Albuminuria has long been recognized as an important predictor of increased cardiovascular mortality in the general population as well as in different subgroups including the elderly [34,35]. Since eGFR emerged as an important CVD risk factor the combined assessment of these two parameters seems prudent. Several studies have found that both lower eGFR and increasing albuminuria are significant independent cardiovascular risk factors. Table 2 shows data from some studies based on elderly subjects. These, as well as other general population-based studies [36,37,38,39,40,41], are quite heterogeneous regarding study design and patient characteristics. Thus, it is not possible to give good pooled estimates of the association between CKD and cardiovascular mortality. Such research is, however, underway in the Kidney Disease Improving Global Outcomes (KDIGO) organization [6], and it is likely that more than 100,000 elderly subjects with data on eGFR and albuminuria will be included into a meta-analysis. The presence of CKD has already been included as a new major risk factor for CVD in general clinical guidelines [42], and the data shown in table 2 very consistently document that low eGFR and increasing albuminuria are strong independent cardiovascular risk factors. It has also been shown that the additional predictive power of a combined eGFR-albumin:creatinine ratio (ACR) variable is especially high among the elderly [39]. This is probably due to the reduced risk associated with traditional risk factors and CKD working as a marker of subclinical atherosclerosis in the elderly. Indeed, there are substantial experimental, epidemiological and clinical data suggesting that CKD is a marker of subclinical atherosclerosis [20]. Inclusion of kidney function and damage, i.e. eGFR and albuminuria, in future CVD risk equations seems reasonable, and a close collaboration with the cardiology societies will be very important.

Table 2

Data from the literature on the association between eGFR and albuminuria and cardiovascular mortality risk in elderly subjects

http://www.karger.com/WebMaterial/ShowPic/241745

Risk of Progression to Kidney Failure in Elderly CKD Patients

The risk of progression to kidney failure is of major interest for CKD patients and nephrologists. Developing renal risk scores are therefore urged by nephrology leaders [43]. In this process, we should ensure that the risk scores to be developed are also suitable for use among the elderly. The largest proportion of incident dialysis patients comes from this group of CKD patients, which also is the most difficult to evaluate concerning the need of intensive prophylactic treatment and follow-up. The currently available knowledge for the specific subgroup of the elderly is more limited concerning kidney disease progression than for CVD risk estimation. Table 3 shows that low eGFR and increased ACR are important independent risk factors in several populations, and a sub analysis of the HUNT 2 study indicates that this also proves true for the elderly.

Table 3

Data from the literature on the association between eGFR and albuminuria and kidney failure risk in elderly subjects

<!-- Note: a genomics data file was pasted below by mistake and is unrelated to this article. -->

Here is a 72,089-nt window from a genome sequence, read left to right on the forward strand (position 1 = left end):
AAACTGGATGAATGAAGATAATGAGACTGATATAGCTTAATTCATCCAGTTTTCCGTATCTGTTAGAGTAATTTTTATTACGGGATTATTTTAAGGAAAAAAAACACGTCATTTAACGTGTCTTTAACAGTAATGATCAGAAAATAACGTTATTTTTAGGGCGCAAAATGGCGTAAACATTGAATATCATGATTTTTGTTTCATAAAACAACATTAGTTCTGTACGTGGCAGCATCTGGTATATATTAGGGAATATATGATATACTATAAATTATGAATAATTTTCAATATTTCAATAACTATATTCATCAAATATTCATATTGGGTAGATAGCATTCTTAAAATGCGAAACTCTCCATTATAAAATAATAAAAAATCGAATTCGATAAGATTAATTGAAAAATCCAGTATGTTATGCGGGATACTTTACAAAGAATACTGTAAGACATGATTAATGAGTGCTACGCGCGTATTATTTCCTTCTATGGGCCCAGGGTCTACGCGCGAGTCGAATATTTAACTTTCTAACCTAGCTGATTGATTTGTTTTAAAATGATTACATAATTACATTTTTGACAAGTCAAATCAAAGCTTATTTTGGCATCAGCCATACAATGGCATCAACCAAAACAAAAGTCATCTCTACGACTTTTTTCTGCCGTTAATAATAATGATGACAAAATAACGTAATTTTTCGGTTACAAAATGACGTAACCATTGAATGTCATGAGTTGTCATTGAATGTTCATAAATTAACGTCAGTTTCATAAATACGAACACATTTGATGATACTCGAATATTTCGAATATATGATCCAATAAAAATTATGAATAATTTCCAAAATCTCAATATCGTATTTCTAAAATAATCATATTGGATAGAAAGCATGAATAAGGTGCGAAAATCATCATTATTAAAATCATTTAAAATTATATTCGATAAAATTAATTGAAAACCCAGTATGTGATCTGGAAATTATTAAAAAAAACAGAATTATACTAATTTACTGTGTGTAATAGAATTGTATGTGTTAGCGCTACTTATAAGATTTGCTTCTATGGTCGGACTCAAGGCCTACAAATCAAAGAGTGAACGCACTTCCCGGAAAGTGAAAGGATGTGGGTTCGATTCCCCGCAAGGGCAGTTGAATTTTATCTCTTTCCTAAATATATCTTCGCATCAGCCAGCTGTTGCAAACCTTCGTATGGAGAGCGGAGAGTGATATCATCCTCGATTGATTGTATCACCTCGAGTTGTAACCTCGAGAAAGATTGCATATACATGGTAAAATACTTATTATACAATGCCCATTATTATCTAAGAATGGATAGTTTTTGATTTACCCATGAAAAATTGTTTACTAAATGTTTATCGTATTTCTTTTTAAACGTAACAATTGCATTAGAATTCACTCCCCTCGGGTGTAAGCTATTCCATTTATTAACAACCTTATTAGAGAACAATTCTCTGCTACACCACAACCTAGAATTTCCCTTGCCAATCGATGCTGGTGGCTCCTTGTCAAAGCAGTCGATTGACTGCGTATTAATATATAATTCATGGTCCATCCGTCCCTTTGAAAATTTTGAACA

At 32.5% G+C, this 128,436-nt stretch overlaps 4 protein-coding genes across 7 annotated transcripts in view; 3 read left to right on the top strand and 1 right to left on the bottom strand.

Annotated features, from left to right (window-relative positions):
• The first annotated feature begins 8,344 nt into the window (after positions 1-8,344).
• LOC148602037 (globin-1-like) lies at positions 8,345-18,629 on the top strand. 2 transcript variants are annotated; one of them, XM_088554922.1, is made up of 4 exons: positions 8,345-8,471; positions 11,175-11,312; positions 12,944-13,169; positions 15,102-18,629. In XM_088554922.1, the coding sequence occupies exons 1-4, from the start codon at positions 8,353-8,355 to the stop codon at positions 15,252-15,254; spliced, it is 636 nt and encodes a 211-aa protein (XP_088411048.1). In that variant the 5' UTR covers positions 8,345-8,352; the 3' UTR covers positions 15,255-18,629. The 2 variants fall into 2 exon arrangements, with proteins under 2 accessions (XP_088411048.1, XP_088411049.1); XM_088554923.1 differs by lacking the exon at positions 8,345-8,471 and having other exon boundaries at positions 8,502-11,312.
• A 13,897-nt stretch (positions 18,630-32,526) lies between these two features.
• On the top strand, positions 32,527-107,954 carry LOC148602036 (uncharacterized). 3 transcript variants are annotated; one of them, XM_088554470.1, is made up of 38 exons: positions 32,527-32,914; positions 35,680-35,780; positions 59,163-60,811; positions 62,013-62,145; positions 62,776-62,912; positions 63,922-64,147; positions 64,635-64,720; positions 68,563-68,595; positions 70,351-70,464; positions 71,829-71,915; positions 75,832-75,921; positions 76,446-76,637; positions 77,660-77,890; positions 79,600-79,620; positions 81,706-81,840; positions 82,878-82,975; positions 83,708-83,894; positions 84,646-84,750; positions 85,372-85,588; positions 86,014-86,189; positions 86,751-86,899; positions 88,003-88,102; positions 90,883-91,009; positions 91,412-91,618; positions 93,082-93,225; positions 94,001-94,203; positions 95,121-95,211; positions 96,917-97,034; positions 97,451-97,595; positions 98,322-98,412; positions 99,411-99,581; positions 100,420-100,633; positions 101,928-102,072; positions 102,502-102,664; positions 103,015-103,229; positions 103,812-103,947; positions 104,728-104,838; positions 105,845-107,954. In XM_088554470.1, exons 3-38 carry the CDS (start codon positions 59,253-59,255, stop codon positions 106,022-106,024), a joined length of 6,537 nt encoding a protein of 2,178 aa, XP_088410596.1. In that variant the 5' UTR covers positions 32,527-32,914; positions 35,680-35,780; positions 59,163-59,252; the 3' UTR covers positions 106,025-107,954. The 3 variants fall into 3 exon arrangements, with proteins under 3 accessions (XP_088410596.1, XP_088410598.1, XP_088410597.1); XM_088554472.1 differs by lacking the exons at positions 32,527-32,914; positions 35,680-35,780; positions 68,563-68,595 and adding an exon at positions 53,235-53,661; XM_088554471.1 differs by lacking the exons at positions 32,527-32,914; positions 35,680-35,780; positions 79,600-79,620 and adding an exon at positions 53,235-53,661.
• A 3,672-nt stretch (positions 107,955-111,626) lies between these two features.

http://www.karger.com/WebMaterial/ShowPic/241744

However, the current CKD definition has a low specificity. Only a minor portion of those classified as CKD patients progress to kidney failure [44,45]. There has recently been some important progress on risk stratification; combining eGFR and albuminuria at all levels are now considered as the way forward [46]. This is based on previous reports with certain shortcomings [47,48,49,50] and a recent comprehensive analysis on the improved classification of CKD using these principles [51]. Previous reports have shown that the relative risk for ESRD increases strongly with decreasing eGFR and increasing albuminuria, independently of each other. However, some of the studies were based on men with high CVD risk or African-Americans with hypertensive nephrosclerosis [48,50], some did not adjust for relevant confounders [47,50], and some only tested for macroalbuminuria [47]. Furthermore, all previous studies have only reported relative risk estimates for ESRD exclusively, although this is regarded as a less suitable/relevant measure for risk prediction and classification [52].

Based on 65,000 subjects from the population-based HUNT 2 study with 10.3 years of follow-up, we found that eGFR and ACR were the major risk predictors after adjusting for other known risk factors [51]. They were also synergistic implying increased discrimination when used together. Age, sex, hypertension, diabetes, and other cardiovascular risk factors did not increase predictive value. We also performed receiver operating characteristics analysis, which describes how well a model discriminates those CKD cases progressing to ESRD from those cases not progressing. This confirmed that eGFR discriminates better than ACR when equal importance is given to sensitivity and specificity. However, for screening related situations a very low false-positive rate is needed, and in this case eGFR and ACR had equal diagnostic accuracy. Both strongly outperformed a model including all other known risk factors, and combining eGFR and ACR significantly improved diagnostic accuracy. We therefore recently proposed a new classification system for CKD based on four eGFR categories (≥60, 45–59, 30–44, <30 ml/min/ 1.73 m2) that are further subdivided by three ACR categories (normal, microalbuminuria, macroalbuminuria) [51]. Importantly, we showed that this classification system could reduce the number of CKD patients referred to specialists by 70% without losing CKD cases that would progress to ESRD in the future. These results need to be confirmed in other cohorts, and a joint effort to do so is on its way within the KDIGO organization [6]. Fifty CKD cohorts including more than a million subjects worldwide will be analyzed following the same analytical approach as in the previous 2009 HUNT 2 study, with the first results expected during 2010. The new CKD classification system that we present here also provides clear information about kidney failure risk in the elderly. Importantly, we have also recently been able to show that this CKD classification system provides strong predictive information on CVD risk in the elderly as well [39].